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Setup

  1. Given two states: $|K\rangle=a_i^+a_j^+|\rangle$ and $|L\rangle=a_k^+a_l^+|\rangle$.
  2. Evaluating the overlap: $\langle K|L\rangle=\langle|a_ja_ia_k^+a_l^+|\rangle$
  3. Introducing: $a_ia_k^+=\delta_{ik}-a_k^+a_i$
  4. Replacing 3 in 2 and solving: $\langle K|L\rangle=\langle|a_j(\delta_{ik}-a_k^+a_i)a_l^+|\rangle=\delta_{ik}\langle|a_ja_l^+|\rangle-\langle|a_ja_k^+a_ia_l^+|\rangle$

Question

Fourth term has two terms, how come is obtained:

$\langle K|L\rangle=\delta_{ik}\delta_{jl}\langle|\rangle-\delta_{ik}\langle|a_i^+a_j|\rangle-\delta_{il}\langle|a_ja_k^+|\rangle+\langle|a_ja_k^+a_l^+a_i|\rangle$

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    $\begingroup$ For the underlying discussion of CARs, see physics.stackexchange.com/q/77384/2451 , physics.stackexchange.com/q/68445/2451 , physics.stackexchange.com/q/17893/2451 and links therein. $\endgroup$ – Qmechanic Apr 18 '15 at 23:54
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    $\begingroup$ Use the rule 3. to put the four operators in the order of the last term of your result. Each time you swap two operators you get an additional term. BTW, I think that the second term of your result is wrong. $\endgroup$ – GCLL Apr 19 '15 at 0:04
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    $\begingroup$ You are near. The rule (3) is valid for generic values of the indexes, so you can apply it again to swap the two operators on the right in the second term. $\endgroup$ – GCLL Apr 19 '15 at 0:36
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    $\begingroup$ $a_i a_l^+ = \delta_{il} - a_l^+ a_i$ $\endgroup$ – GCLL Apr 19 '15 at 0:39
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    $\begingroup$ Let us continue this discussion in chat. $\endgroup$ – GCLL Apr 19 '15 at 0:41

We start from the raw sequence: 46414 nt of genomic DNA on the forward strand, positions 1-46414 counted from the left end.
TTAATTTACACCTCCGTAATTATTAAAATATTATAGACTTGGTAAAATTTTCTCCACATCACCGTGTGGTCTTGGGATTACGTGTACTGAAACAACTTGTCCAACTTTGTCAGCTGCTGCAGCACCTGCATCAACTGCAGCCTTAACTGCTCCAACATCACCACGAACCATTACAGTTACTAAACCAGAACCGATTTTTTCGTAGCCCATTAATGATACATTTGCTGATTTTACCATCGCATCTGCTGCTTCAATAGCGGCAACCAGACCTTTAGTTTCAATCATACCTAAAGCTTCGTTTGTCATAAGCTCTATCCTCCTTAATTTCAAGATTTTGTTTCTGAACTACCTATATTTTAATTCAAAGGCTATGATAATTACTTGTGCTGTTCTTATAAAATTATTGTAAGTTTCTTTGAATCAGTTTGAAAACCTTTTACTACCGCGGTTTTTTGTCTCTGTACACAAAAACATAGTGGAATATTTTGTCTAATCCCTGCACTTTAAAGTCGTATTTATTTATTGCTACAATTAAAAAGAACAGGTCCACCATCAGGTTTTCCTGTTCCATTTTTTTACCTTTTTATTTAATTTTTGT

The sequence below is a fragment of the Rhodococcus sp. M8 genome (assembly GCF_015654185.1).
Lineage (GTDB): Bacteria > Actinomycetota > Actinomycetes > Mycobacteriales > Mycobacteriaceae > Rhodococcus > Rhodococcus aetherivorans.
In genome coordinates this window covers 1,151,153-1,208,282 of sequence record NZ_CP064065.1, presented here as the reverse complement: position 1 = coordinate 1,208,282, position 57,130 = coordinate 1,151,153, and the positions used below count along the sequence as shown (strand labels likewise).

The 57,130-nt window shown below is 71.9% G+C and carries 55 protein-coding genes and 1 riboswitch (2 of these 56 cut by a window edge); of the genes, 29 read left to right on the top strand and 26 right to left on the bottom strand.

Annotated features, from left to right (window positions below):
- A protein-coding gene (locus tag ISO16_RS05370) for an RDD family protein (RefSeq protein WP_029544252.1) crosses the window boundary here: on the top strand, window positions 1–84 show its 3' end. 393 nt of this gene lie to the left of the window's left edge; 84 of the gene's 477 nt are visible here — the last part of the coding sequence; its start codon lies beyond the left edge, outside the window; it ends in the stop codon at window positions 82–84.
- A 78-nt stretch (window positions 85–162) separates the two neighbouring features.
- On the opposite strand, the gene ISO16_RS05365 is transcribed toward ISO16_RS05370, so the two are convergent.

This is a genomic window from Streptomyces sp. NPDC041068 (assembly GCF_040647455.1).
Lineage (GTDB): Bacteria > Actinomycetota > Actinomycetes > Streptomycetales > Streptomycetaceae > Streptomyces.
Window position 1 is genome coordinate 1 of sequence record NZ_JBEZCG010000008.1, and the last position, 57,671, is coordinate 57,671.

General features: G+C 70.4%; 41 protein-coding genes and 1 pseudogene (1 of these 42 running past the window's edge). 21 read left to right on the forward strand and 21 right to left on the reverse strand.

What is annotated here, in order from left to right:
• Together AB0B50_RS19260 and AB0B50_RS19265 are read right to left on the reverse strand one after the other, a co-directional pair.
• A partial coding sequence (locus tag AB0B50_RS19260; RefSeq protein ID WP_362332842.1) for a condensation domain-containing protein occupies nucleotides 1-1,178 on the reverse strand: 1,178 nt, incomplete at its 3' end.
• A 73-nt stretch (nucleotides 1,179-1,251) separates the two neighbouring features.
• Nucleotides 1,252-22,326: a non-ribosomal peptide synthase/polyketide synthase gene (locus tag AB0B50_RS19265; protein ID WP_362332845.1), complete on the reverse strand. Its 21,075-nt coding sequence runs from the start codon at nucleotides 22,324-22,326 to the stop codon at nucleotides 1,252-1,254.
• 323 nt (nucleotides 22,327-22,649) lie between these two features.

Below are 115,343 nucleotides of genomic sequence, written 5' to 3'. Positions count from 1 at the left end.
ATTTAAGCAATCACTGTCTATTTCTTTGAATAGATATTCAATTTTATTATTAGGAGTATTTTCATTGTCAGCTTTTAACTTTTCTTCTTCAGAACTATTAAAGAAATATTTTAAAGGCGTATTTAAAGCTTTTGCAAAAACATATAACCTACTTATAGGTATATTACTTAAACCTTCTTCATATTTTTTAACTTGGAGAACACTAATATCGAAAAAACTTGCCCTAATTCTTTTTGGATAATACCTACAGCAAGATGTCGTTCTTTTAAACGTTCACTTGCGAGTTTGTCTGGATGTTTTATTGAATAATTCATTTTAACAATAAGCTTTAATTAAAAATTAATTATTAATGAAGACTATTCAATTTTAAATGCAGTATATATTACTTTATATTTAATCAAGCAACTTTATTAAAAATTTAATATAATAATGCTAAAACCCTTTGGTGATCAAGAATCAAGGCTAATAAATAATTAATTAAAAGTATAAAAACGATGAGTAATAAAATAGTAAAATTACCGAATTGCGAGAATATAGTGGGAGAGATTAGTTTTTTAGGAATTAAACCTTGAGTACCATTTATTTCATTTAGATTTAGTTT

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Using the rule (3) you can sort the four operators in the order you prefer, by swapping terms. After each swapping, you obtain a piece with four operators, plus an additional one with two operators. And so on.

In your case, by swapping the second and the third term,

$$a_j a_i a_k^+ a_l^+ = - a_j a_k^+ a_i a_l^+ + \delta_{ki} a_j a_l^+ $$

and by swapping the third and the fourth in the first addendum

$$a_j a_i a_k^+ a_l^+ = - \delta_{il} a_j a_k^+ + a_j a_k^+ a_l^+ a_i + \delta_{ki} a_j a_l^+ $$

Finally swapping the terms in the third addendum

$$a_j a_i a_k^+ a_l^+ = - \delta_{il} a_j a_k^+ + a_j a_k^+ a_l^+ a_i + \delta_{ki} \delta_{jl} + \delta_{ki} a_l^+ a_j $$

which is the final result.

A motivation for doing this kind of manipulation could be, for example, to order each term in such a way that the destruction operators are on the right side. In this particular case one obtain

$$a_j a_i a_k^+ a_l^+ = a_k^+ a_l^+ a_j a_i - \delta_{jl} a_k^+ a_i + \delta_{il} a_k^+ a_j + \delta_{jk} a_l^+ a_i - \delta_{ik}a_l^+ a_j +\delta_{ik}\delta_{jl} - \delta_{jk}\delta_{il}$$

This is called "normal order". Note that, when the operator acts on the vacuum state, only the last two addenda survives.

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  1. Introducing: $a_ia_k^+=\delta_{ik}-a_k^+a_i$
  2. Replacing 3 in 2 and solving: $\langle K|L\rangle=\langle|a_j(\delta_{ik}-a_k^+a_i)a_l^+|\rangle=\delta_{ik}\langle|a_ja_l^+|\rangle-\langle|a_ja_k^+a_ia_l^+|\rangle$

$\langle K|L\rangle=\langle|a_ja_ia_k^+a_l^+|\rangle$ $$ =\langle|a_j(\delta_{ik}-a_k^+a_i)a_l^+\rangle $$ $$ =\langle a_ja_l^+\rangle\delta_{ik}-\langle a_ja_k^+a_ia_l^+\rangle $$ $$ =\delta_{ik}\delta_{jl}-\langle a_l^+a_j\rangle\delta_{ik}-\langle a_ja_k^+a_ia_l^+\rangle $$ $$ =\delta_{ik}\delta_{jl}-\langle a_l^+a_j\rangle\delta_{ik}-\langle a_ja_k^+(\delta_{il}-a_l^+a_i)\rangle $$ $$ =\delta_{ik}\delta_{jl}-\langle a_l^+a_j\rangle\delta_{ik}-\langle a_ja_k^+\rangle\delta_{il} +\langle a_ja_k^+a_l^+a_i\rangle $$

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